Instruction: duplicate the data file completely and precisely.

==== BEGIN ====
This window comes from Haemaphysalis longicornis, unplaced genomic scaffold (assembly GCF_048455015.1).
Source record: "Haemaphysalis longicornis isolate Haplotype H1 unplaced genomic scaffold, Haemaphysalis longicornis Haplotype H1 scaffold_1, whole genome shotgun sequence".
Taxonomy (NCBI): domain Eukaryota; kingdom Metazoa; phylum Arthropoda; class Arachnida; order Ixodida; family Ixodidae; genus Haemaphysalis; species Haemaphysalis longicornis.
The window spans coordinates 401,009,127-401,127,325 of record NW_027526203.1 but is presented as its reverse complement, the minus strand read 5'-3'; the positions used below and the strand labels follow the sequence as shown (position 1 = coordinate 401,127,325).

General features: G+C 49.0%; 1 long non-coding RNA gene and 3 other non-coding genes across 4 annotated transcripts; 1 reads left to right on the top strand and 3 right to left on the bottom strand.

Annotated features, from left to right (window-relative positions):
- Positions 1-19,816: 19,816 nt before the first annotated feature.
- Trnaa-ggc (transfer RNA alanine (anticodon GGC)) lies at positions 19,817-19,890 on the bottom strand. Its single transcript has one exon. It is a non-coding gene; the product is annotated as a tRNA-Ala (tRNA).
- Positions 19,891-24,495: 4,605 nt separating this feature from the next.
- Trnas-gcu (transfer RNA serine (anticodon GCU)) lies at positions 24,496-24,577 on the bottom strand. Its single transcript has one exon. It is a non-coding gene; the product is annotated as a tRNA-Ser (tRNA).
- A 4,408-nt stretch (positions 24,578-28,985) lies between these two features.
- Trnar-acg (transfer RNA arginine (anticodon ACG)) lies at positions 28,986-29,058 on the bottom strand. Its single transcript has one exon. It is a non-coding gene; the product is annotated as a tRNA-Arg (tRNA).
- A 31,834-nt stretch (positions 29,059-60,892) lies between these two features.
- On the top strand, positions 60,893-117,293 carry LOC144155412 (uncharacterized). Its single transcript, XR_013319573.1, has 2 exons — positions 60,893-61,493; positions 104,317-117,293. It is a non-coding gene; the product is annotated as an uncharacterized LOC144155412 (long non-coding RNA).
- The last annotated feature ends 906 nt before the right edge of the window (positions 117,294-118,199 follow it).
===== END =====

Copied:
This window comes from Haemaphysalis longicornis, unplaced genomic scaffold (assembly GCF_048455015.1).
Source record: "Haemaphysalis longicornis isolate Haplotype H1 unplaced genomic scaffold, Haemaphysalis longicornis Haplotype H1 scaffold_1, whole genome shotgun sequence".
Taxonomy (NCBI): domain Eukaryota; kingdom Metazoa; phylum Arthropoda; class Arachnida; order Ixodida; family Ixodidae; genus Haemaphysalis; species Haemaphysalis longicornis.
The window spans coordinates 401,009,127-401,127,325 of record NW_027526203.1 but is presented as its reverse complement, the minus strand read 5'-3'; the positions used below and the strand labels follow the sequence as shown (position 1 = coordinate 401,127,325).

General features: G+C 49.0%; 1 long non-coding RNA gene and 3 other non-coding genes across 4 annotated transcripts; 1 reads left to right on the top strand and 3 right to left on the bottom strand.

Annotated features, from left to right (window-relative positions):
- Positions 1-19,816: 19,816 nt before the first annotated feature.
- Trnaa-ggc (transfer RNA alanine (anticodon GGC)) lies at positions 19,817-19,890 on the bottom strand. Its single transcript has one exon. It is a non-coding gene; the product is annotated as a tRNA-Ala (tRNA).
- Positions 19,891-24,495: 4,605 nt separating this feature from the next.
- Trnas-gcu (transfer RNA serine (anticodon GCU)) lies at positions 24,496-24,577 on the bottom strand. Its single transcript has one exon. It is a non-coding gene; the product is annotated as a tRNA-Ser (tRNA).
- A 4,408-nt stretch (positions 24,578-28,985) lies between these two features.
- Trnar-acg (transfer RNA arginine (anticodon ACG)) lies at positions 28,986-29,058 on the bottom strand. Its single transcript has one exon. It is a non-coding gene; the product is annotated as a tRNA-Arg (tRNA).
- A 31,834-nt stretch (positions 29,059-60,892) lies between these two features.
- On the top strand, positions 60,893-117,293 carry LOC144155412 (uncharacterized). Its single transcript, XR_013319573.1, has 2 exons — positions 60,893-61,493; positions 104,317-117,293. It is a non-coding gene; the product is annotated as an uncharacterized LOC144155412 (long non-coding RNA).
- The last annotated feature ends 906 nt before the right edge of the window (positions 117,294-118,199 follow it).